THE majority of teachers believe classroom assistants are making a difference to attainment in primaries, although there is no hard data to support their view.
Teachers acknowledge rising achievement in the early primary years but attribute this first to early intervention, then to the presence of the assistants and finally to cuts in class sizes. All three factors combine to improve infant education.
An interim study for the Scottish Executive by the Scottish Council for Research in Education reveals strong backing for classroom assistants from class teachers, headteachers and local authorities. They help to involve more pupils in activities, widen the range of experiences and improve motivation and behaviour.
The researchers last September gathered evidence from 96 schools, three from each authority, and report that teachers were able to spend more time concentrating on individuals and groups while the assistant supervised others, resolved minor problems and cut interruptions.
"The time classroom assistants spend in class supporting learning is seen as having an impact on the effectiveness of what teachers are doing, if not always on the amount of time they spend on teaching. Teachers still teach, but they may do so more effectively with a classroom assistant to help them," the researchers state.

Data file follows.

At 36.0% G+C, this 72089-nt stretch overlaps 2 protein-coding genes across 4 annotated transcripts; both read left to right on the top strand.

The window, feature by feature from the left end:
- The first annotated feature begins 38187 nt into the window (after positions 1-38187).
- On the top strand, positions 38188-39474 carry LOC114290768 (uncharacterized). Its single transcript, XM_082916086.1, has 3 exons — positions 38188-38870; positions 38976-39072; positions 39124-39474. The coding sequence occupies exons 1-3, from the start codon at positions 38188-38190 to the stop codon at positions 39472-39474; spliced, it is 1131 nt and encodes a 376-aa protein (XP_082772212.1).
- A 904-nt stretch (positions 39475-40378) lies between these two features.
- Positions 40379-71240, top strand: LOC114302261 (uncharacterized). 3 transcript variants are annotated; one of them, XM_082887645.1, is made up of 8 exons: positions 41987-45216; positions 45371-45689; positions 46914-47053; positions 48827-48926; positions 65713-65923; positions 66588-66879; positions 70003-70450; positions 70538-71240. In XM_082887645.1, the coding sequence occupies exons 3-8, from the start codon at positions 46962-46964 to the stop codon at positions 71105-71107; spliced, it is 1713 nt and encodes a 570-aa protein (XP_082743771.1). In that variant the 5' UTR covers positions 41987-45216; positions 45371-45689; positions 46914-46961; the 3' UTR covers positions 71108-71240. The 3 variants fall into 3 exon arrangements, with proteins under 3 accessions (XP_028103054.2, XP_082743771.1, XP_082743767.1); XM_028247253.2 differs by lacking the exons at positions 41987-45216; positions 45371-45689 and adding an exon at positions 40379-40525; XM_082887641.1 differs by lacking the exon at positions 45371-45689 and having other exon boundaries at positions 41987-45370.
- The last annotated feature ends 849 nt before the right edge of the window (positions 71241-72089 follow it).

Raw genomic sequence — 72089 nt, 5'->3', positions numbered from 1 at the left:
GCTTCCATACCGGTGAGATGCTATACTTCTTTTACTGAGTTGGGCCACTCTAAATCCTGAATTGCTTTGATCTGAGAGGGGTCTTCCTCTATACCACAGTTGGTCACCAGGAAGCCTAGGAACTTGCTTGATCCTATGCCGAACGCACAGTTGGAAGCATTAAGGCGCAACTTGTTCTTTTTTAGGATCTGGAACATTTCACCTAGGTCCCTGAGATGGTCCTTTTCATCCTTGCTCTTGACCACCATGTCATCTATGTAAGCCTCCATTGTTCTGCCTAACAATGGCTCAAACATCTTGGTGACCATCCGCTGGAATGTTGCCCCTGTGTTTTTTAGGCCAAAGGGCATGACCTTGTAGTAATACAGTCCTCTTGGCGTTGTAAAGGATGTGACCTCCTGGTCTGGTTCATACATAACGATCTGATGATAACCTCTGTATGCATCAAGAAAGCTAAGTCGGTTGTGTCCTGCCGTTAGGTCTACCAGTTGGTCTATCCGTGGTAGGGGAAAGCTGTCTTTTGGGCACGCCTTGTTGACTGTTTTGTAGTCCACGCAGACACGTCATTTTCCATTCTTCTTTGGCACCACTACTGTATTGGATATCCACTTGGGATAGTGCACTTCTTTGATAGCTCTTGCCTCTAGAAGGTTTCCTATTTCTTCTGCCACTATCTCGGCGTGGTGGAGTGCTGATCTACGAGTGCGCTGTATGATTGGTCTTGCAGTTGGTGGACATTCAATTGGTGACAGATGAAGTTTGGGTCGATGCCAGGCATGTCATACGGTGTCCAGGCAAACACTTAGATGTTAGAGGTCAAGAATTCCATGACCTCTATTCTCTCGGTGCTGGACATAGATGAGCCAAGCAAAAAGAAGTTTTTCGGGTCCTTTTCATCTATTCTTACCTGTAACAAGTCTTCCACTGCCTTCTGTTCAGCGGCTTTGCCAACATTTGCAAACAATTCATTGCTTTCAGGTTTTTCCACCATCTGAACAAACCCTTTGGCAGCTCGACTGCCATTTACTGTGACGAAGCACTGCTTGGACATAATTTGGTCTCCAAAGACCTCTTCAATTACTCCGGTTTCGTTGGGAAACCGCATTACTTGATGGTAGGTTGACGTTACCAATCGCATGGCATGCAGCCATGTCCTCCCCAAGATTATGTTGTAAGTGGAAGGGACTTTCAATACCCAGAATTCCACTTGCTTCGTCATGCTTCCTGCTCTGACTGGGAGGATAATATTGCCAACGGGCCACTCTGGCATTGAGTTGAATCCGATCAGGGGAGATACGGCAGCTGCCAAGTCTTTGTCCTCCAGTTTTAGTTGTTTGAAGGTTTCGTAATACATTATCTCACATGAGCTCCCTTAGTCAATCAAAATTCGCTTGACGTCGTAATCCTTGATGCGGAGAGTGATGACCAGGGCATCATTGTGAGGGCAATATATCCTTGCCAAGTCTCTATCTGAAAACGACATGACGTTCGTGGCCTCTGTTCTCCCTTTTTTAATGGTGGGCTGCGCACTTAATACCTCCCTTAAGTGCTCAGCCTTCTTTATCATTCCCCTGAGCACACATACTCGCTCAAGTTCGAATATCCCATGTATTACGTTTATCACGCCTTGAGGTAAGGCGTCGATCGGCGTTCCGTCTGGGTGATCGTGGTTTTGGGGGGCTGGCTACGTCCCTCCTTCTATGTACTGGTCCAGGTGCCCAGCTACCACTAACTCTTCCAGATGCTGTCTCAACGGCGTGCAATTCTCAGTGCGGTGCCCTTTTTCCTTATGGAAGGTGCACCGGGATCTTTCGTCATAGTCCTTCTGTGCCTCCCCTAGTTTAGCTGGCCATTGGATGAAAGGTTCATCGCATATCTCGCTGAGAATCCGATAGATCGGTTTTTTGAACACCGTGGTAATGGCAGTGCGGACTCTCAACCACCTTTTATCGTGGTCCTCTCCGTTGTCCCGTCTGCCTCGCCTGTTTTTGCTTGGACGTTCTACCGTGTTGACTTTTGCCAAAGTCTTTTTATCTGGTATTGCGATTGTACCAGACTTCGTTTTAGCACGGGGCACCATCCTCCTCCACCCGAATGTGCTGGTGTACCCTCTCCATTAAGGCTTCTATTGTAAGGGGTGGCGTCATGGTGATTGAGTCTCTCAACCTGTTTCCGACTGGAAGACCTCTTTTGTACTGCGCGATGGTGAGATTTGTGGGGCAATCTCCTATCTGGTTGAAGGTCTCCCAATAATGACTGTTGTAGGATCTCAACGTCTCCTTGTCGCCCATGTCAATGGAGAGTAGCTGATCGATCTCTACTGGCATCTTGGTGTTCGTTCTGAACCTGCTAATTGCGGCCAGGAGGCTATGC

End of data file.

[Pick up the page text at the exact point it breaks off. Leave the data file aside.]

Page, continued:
Teachers said assistants had relieved them of routine tasks and freed more time for teaching. There was more interaction between adults and pupils, more practical activities and games, and more reinforcement of learning.
Most teachers found it easy to work with assistants and appreciated their flexibility, competence and initiative. Few said assistants had actually led to increases in their overall workload. However, some complained of a lack of time to plan ahead with them, the limitations of some assistants and the difficulty of working in a team.
The contracts of assistants may have to be reviewed to allow for more planning time, it is suggested.
Concerns about the initiative focused on future funding, training, clarification of assistants' role and allocation of their time. A small number of teachers were dissatisfied, half of whom complained about the small amount of time they had assistants, most of whom worked across several classes, some for short periods.
Teachers who had to make do without the extra hands were concerned pupils could be losing out while some in larger schools felt they could do with more assistants.
Jack McConnell, Education Minister, said the early signs showed that the initiative let teachers get on with teaching. "Classroom assistants keep pupils on task and encourage good working practices. They also work with groups of pupils on practical tasks, reinforcing learning and increasing participation in a range of learning experiences," Mr McConnell said.
He confirmed plans to double the number of assistants to 5,000 by next March, some based in secondary.
"An Extra Pair of Hands? Evaluation of the Classroom Assistants Initiative" by Ursula Schlapp, Valerie Wilson and Julia Davidson is published by the Scottish Council for Research in Education.
THE NEW BREED
There were around 2,500 assistants in August last year (now up to 2,600) working up to 30 hours a week. Most were women and more than half aged between 35 and 44.
They possessed a variety of qualifications and half had Highers. One in three had childcare qualifications and most had previous experience in schools, many as parent helpers and general or special needs auxiliaries. Most were very satisfied with their jobs.